One of the big drawbacks to 4K TVs a couple of years ago was the lack of content. You could buy these super expensive TVs. However, most stuff ran in 1080p. The TV upscales it to 4K. That drawback doesn’t exist anymore. Tonnes of content on Netflix, Disney Plus, Amazon Prime, Apple TV Plus, Hulu, YouTube, and more have a range of 4K videos that you can watch and enjoy.
Admittedly, the selection isn’t overly diverse yet. Netflix streams some of its original content in 4K. YouTube 4K videos are kind of difficult to find. The big picture is that companies are moving to 4K resolution TV, though. 4K content will be default before too long.
There is proof of that as well. An op-ed by the FCC chairman Ajit Pai has called for cable providers to embrace 4K. There are UHD Blu-ray players to enjoy the increasing number of UHD Blu-rays out there. The Chromecast Ultra, some Roku devices, and other hardware can support 4K streaming. We’re not waiting for 4K content anymore. It’s here and the collection of available 4K content is growing every month.
Game consoles can already do it in 4K.
Game consoles have embraced 4K in a big way. Both Sony and Xbox launched second versions of their latest generation consoles to support 4K and HDR. The PS4 Pro and Xbox One S are both capable of native 4K resolutions as well as HDR, while the Xbox Ser
Those who go the PC route can play in 4K as well. You can build a computer capable of 4K gaming for a much more reasonable price than prior years. Both console and PC have a small, but quickly growing library of 4K-ready video games that you can enjoy. Additionally, both PC and console can stream stuff from Netflix, Hulu, etc at 4K.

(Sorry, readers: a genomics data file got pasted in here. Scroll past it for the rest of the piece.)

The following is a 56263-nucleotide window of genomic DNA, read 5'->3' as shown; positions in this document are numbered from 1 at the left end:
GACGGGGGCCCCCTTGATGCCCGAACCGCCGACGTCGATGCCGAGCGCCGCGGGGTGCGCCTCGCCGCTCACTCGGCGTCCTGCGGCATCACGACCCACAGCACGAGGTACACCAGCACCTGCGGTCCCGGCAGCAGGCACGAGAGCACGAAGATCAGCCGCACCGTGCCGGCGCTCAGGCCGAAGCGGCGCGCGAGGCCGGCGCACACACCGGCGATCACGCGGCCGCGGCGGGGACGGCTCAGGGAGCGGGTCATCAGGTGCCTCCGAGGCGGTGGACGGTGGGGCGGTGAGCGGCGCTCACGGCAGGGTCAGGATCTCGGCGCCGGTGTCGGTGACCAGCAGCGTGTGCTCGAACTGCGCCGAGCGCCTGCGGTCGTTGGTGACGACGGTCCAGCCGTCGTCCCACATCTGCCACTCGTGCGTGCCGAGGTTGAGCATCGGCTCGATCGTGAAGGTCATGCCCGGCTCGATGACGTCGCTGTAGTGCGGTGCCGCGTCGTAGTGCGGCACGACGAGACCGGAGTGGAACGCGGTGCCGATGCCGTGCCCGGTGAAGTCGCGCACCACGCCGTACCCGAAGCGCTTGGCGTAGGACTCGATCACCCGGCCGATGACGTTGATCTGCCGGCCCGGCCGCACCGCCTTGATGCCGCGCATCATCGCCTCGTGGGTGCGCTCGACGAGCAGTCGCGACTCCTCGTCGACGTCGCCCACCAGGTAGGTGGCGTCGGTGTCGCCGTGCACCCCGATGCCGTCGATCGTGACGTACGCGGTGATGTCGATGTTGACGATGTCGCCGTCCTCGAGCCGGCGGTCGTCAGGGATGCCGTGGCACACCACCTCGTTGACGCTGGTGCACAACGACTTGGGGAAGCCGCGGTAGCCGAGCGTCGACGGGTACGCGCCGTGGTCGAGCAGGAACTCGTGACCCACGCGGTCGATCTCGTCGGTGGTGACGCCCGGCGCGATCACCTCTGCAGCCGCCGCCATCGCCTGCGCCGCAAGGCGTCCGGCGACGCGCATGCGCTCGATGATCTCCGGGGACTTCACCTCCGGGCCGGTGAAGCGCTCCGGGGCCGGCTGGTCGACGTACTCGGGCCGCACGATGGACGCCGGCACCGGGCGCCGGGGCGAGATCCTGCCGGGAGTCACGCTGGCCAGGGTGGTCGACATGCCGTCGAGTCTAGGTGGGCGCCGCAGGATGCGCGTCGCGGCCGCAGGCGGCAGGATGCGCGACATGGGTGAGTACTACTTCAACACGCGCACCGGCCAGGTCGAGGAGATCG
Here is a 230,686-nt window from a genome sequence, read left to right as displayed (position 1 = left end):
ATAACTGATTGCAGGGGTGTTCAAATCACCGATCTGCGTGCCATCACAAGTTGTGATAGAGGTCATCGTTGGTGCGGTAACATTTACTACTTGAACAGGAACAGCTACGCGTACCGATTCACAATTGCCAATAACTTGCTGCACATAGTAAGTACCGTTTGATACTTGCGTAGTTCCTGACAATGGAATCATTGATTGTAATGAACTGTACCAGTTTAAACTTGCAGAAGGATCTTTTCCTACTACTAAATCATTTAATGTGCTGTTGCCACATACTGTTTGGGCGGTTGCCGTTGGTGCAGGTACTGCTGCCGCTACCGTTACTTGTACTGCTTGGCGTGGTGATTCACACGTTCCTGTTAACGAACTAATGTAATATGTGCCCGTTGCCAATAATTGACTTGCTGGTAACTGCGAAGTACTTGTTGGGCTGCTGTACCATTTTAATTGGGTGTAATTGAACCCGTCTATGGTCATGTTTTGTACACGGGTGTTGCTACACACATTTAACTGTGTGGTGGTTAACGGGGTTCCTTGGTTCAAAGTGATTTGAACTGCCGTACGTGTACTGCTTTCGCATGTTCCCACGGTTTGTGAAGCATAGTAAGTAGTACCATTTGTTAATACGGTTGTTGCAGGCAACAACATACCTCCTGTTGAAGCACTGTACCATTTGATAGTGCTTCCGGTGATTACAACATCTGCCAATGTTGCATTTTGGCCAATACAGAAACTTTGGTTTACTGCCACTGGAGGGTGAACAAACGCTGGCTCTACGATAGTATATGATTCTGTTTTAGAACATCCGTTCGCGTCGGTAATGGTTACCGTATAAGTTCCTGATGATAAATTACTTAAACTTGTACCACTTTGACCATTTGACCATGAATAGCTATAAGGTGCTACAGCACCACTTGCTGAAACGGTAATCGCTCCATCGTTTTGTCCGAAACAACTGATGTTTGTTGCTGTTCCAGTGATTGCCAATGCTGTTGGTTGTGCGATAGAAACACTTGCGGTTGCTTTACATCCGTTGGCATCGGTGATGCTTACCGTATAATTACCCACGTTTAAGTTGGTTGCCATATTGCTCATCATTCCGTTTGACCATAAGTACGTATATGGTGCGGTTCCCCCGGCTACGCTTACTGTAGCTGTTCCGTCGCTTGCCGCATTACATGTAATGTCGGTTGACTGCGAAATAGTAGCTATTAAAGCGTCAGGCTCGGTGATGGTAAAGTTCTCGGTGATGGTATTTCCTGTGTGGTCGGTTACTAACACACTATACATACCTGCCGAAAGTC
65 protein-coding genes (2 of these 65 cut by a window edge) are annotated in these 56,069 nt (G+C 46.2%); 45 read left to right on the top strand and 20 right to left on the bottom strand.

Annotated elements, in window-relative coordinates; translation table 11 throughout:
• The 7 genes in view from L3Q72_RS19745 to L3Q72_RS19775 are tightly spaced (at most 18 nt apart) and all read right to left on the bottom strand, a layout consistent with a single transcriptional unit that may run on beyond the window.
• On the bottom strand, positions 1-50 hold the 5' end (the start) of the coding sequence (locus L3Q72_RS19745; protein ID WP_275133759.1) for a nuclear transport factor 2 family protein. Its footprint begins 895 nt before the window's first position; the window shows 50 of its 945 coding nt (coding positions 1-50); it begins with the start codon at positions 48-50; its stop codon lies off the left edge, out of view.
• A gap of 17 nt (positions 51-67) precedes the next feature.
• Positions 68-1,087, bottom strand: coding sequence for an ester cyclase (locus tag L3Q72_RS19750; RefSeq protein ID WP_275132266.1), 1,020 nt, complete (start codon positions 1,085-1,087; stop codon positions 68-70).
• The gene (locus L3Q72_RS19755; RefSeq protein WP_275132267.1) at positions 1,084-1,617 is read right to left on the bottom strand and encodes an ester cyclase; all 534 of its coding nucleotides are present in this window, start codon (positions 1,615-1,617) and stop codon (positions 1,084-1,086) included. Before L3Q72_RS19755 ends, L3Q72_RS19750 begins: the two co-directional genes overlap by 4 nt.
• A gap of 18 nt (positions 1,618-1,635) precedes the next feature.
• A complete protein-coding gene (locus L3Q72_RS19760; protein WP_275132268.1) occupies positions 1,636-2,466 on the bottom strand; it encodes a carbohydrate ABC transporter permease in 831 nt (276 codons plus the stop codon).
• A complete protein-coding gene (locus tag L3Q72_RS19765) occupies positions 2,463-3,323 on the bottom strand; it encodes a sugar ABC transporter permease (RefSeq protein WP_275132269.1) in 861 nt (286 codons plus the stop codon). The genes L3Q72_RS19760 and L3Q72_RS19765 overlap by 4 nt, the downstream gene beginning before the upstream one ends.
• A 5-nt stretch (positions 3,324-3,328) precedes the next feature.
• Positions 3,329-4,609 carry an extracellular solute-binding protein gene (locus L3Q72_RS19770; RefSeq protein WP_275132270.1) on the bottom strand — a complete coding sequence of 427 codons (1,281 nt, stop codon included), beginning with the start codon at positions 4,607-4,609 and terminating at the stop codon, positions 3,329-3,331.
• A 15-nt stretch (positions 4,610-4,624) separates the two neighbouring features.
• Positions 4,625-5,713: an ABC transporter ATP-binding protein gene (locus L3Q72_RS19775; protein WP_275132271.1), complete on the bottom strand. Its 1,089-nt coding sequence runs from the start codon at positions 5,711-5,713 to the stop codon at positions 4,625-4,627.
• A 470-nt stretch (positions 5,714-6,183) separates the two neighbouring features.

Thus, much like video, it makes more sense to buy 4K now than it did before for gamers. It’s not 2015 when all you had was 1080p gaming and you were buying for the future. The future is pretty much here and it should only get better over the next few years.
The prices are dropping.
4K TVs are dropping in price. They used to go for at least $1,000+ for even mediocre TVs. These days, you can get a relatively decent 4K with some of the current features for barely $400 or less. There are exceptions. An OLED TV is still pretty expensive. Dolby Vision TVs (and other proprietary HDR technologies) are fairly difficult to find in general, let alone in a lower price range.
You won’t get the very top of the line at bargain prices, like OLED. These TVs are still generally around $1,000-$2,000 or more, but most OLED TVs have the same features with sharper contrasts and better blacks. But it’s not a requirement by any means. Dolby Vision and other proprietary HDR tech usually isn’t in that cheaper price range either. However, smart TV features and quality TVs are cheaper than ever.